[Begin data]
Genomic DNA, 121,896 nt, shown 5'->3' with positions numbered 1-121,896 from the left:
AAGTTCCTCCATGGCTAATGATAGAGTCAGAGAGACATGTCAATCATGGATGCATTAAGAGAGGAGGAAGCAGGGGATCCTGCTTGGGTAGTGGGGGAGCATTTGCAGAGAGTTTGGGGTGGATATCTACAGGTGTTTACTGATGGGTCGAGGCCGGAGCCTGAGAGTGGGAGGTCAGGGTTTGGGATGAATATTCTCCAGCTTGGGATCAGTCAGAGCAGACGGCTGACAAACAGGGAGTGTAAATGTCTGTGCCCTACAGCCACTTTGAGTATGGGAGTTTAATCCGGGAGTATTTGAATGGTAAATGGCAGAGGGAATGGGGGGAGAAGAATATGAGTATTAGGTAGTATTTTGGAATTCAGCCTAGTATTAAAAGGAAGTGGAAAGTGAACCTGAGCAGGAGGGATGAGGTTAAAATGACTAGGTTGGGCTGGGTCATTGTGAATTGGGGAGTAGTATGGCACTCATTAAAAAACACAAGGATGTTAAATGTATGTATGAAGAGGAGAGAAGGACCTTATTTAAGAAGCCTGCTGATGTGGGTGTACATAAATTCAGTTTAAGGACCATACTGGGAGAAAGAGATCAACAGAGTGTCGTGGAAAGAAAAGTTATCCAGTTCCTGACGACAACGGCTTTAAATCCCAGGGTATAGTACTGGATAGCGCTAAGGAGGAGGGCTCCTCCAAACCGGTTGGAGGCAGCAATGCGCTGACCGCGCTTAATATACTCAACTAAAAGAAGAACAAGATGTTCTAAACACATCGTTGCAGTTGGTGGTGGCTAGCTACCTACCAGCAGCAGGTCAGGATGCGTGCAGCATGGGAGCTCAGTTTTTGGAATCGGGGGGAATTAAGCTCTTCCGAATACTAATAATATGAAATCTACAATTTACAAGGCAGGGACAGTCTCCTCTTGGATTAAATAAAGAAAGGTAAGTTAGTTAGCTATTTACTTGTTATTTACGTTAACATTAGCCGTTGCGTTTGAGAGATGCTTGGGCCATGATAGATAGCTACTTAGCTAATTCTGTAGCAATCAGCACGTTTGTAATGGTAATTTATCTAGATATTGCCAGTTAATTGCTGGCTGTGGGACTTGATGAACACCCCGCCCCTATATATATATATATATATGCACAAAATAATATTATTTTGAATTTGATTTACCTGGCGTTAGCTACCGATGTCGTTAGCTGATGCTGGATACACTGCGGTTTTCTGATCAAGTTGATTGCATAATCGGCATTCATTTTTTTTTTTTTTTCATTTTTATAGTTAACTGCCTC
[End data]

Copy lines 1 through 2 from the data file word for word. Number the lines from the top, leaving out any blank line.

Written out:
Genomic DNA, 121,896 nt, shown 5'->3' with positions numbered 1-121,896 from the left:
AAGTTCCTCCATGGCTAATGATAGAGTCAGAGAGACATGTCAATCATGGATGCATTAAGAGAGGAGGAAGCAGGGGATCCTGCTTGGGTAGTGGGGGAGCATTTGCAGAGAGTTTGGGGTGGATATCTACAGGTGTTTACTGATGGGTCGAGGCCGGAGCCTGAGAGTGGGAGGTCAGGGTTTGGGATGAATATTCTCCAGCTTGGGATCAGTCAGAGCAGACGGCTGACAAACAGGGAGTGTAAATGTCTGTGCCCTACAGCCACTTTGAGTATGGGAGTTTAATCCGGGAGTATTTGAATGGTAAATGGCAGAGGGAATGGGGGGAGAAGAATATGAGTATTAGGTAGTATTTTGGAATTCAGCCTAGTATTAAAAGGAAGTGGAAAGTGAACCTGAGCAGGAGGGATGAGGTTAAAATGACTAGGTTGGGCTGGGTCATTGTGAATTGGGGAGTAGTATGGCACTCATTAAAAAACACAAGGATGTTAAATGTATGTATGAAGAGGAGAGAAGGACCTTATTTAAGAAGCCTGCTGATGTGGGTGTACATAAATTCAGTTTAAGGACCATACTGGGAGAAAGAGATCAACAGAGTGTCGTGGAAAGAAAAGTTATCCAGTTCCTGACGACAACGGCTTTAAATCCCAGGGTATAGTACTGGATAGCGCTAAGGAGGAGGGCTCCTCCAAACCGGTTGGAGGCAGCAATGCGCTGACCGCGCTTAATATACTCAACTAAAAGAAGAACAAGATGTTCTAAACACATCGTTGCAGTTGGTGGTGGCTAGCTACCTACCAGCAGCAGGTCAGGATGCGTGCAGCATGGGAGCTCAGTTTTTGGAATCGGGGGGAATTAAGCTCTTCCGAATACTAATAATATGAAATCTACAATTTACAAGGCAGGGACAGTCTCCTCTTGGATTAAATAAAGAAAGGTAAGTTAGTTAGCTATTTACTTGTTATTTACGTTAACATTAGCCGTTGCGTTTGAGAGATGCTTGGGCCATGATAGATAGCTACTTAGCTAATTCTGTAGCAATCAGCACGTTTGTAATGGTAATTTATCTAGATATTGCCAGTTAATTGCTGGCTGTGGGACTTGATGAACACCCCGCCCCTATATATATATATATATATGCACAAAATAATATTATTTTGAATTTGATTTACCTGGCGTTAGCTACCGATGTCGTTAGCTGATGCTGGATACACTGCGGTTTTCTGATCAAGTTGATTGCATAATCGGCATTCATTTTTTTTTTTTTTTCATTTTTATAGTTAACTGCCTC